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In This Issue of JAMA Pediatrics
January 2018


JAMA Pediatr. 2018;172(1):1. doi:10.1001/jamapediatrics.2017.1568

Recent work has raised questions about the uniformity of criteria for admission to a neonatal intensive care unit (NICU) and possible overuse of this resource. In this large study in California, 10% of infants born at 34 or more weeks were admitted to a NICU, accounting for 79% of all NICU admissions. Admission rates varied 34-fold across NICUs and there was a 40-fold variation in the reported percentage of high illness acuity. The accompanying Editorial by Goodman and Little discusses the implications of this variation and the need for appropriate population-based data to track variations in care.


While maternal obesity is associated with birth weight and later overweight, the timing of the differences in fetal growth is unknown. Using data from the National Institute of Child Health and Human Development Fetal Growth Studies–Singletons study, Zhang et al collected ultrasonographic data on weekly growth in a sample of pregnant women with and without obesity. Femur and humerus lengths in the fetuses of women who were obese were significantly longer than those of woman who were not, starting from 21 weeks’ gestation and extending through the rest of pregnancy. At delivery, neonates of woman who were obese were significantly heavier and more likely to be large for their gestational age.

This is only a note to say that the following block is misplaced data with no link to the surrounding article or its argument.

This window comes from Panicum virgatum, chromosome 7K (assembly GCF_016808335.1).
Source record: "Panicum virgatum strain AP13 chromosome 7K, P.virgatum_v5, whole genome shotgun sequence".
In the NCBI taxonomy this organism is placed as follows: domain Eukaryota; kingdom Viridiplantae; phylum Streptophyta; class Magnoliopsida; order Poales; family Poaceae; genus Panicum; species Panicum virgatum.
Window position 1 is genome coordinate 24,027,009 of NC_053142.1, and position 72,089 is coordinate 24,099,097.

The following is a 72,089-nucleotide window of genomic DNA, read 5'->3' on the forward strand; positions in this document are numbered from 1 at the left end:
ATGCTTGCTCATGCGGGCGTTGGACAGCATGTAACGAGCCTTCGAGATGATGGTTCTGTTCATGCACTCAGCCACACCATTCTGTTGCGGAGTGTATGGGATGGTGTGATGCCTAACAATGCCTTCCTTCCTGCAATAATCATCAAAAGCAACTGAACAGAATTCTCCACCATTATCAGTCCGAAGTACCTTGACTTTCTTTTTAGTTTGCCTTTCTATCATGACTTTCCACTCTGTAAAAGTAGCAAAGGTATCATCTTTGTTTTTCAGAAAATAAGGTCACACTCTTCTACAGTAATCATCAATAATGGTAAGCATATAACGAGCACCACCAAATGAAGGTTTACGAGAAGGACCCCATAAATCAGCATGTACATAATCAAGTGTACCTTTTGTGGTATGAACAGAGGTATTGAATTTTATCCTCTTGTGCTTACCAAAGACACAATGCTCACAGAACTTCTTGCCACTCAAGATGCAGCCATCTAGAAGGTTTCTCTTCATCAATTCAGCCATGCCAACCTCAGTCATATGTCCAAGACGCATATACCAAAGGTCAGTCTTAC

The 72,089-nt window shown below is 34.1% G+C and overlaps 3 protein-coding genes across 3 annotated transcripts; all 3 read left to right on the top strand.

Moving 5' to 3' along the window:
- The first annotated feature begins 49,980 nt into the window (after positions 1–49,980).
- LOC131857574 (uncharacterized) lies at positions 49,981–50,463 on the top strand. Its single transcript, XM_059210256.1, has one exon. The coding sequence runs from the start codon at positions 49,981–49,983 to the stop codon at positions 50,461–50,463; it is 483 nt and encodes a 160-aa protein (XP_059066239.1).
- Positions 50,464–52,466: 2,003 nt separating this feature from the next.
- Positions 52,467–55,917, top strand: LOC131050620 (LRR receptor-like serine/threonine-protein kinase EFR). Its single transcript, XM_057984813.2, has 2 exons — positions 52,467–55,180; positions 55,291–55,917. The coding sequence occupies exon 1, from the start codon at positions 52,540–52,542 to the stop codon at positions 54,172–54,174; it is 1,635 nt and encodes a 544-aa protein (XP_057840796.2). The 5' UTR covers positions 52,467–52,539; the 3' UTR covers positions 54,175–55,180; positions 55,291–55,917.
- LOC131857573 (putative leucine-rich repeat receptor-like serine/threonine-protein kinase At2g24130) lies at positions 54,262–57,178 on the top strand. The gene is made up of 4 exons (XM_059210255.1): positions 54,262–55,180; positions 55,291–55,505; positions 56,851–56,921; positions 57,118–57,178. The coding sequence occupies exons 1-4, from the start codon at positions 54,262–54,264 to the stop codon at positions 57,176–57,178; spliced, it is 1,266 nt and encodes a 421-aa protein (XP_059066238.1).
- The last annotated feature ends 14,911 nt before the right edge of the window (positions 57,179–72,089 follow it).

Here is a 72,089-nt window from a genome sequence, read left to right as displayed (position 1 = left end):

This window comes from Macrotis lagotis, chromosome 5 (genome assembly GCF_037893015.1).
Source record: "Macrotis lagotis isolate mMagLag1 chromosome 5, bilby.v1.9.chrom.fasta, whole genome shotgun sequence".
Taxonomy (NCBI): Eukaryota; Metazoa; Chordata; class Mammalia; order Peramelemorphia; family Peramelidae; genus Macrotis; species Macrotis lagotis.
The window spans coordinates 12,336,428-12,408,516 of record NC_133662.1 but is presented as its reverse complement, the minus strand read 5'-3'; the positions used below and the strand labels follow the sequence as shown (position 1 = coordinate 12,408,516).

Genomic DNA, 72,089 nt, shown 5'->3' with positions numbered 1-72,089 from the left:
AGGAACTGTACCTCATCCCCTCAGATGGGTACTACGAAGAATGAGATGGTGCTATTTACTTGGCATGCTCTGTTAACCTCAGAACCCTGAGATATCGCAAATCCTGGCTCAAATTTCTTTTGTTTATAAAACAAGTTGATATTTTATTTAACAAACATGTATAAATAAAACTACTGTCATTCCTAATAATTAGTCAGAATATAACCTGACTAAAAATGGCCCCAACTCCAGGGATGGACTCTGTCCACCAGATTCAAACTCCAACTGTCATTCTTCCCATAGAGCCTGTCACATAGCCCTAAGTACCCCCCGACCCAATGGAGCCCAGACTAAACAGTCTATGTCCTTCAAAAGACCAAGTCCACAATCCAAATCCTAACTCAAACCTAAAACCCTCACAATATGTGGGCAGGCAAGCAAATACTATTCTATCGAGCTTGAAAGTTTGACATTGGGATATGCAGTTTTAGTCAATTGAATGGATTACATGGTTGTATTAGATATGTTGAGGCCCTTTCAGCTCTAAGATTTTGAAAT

Rates of adolescent preventive care visits were lower than what is recommended and needed to achieve optimal health in this age group. Adams and colleagues used national data to examine the rates of well visits from the pre–Affordable Care Act (ACA) to the post–ACA period. While there was a 7% increase in well-visit rates after ACA implementation, there was little to no change in the receipt of most preventive services. The Editorial by English and Perkins discusses the issues of confidentiality, increasing awareness, and changing beliefs about the importance of preventive services for this age group.


Patient Page

The influenza vaccine is an effective method to prevent disease, but the level of vaccination is still suboptimal in the population. Hart et al modelled the cost-effectiveness of 4 different strategies for administering the influenza vaccine in pediatric emergency departments. Offering the influenza vaccine to all eligible patients had the lowest cost per case of influenza averted, resulting in 27 fewer cases of influenza per 1000 patients. Routine vaccination in the emergency department results in a net societal monetary benefit and should be considered as an important strategy to decrease cases of influenza.

Will breastfeeding reduce the risk of asthma and atopic eczema in children? Flohr and colleagues conducted a 16-year follow-up of the Promotion of Breastfeeding Intervention Trial in 30 Belarusian maternity hospitals and clinics. This study represents the closest approximation to a randomized clinical trial of breastfeeding. Adolescents born to mothers in the intervention group had half the risk of flexural eczema on skin examination but no significant difference in wheezing in the past year or pulmonary function test results indicative of asthma compared with children born to mothers in the control group.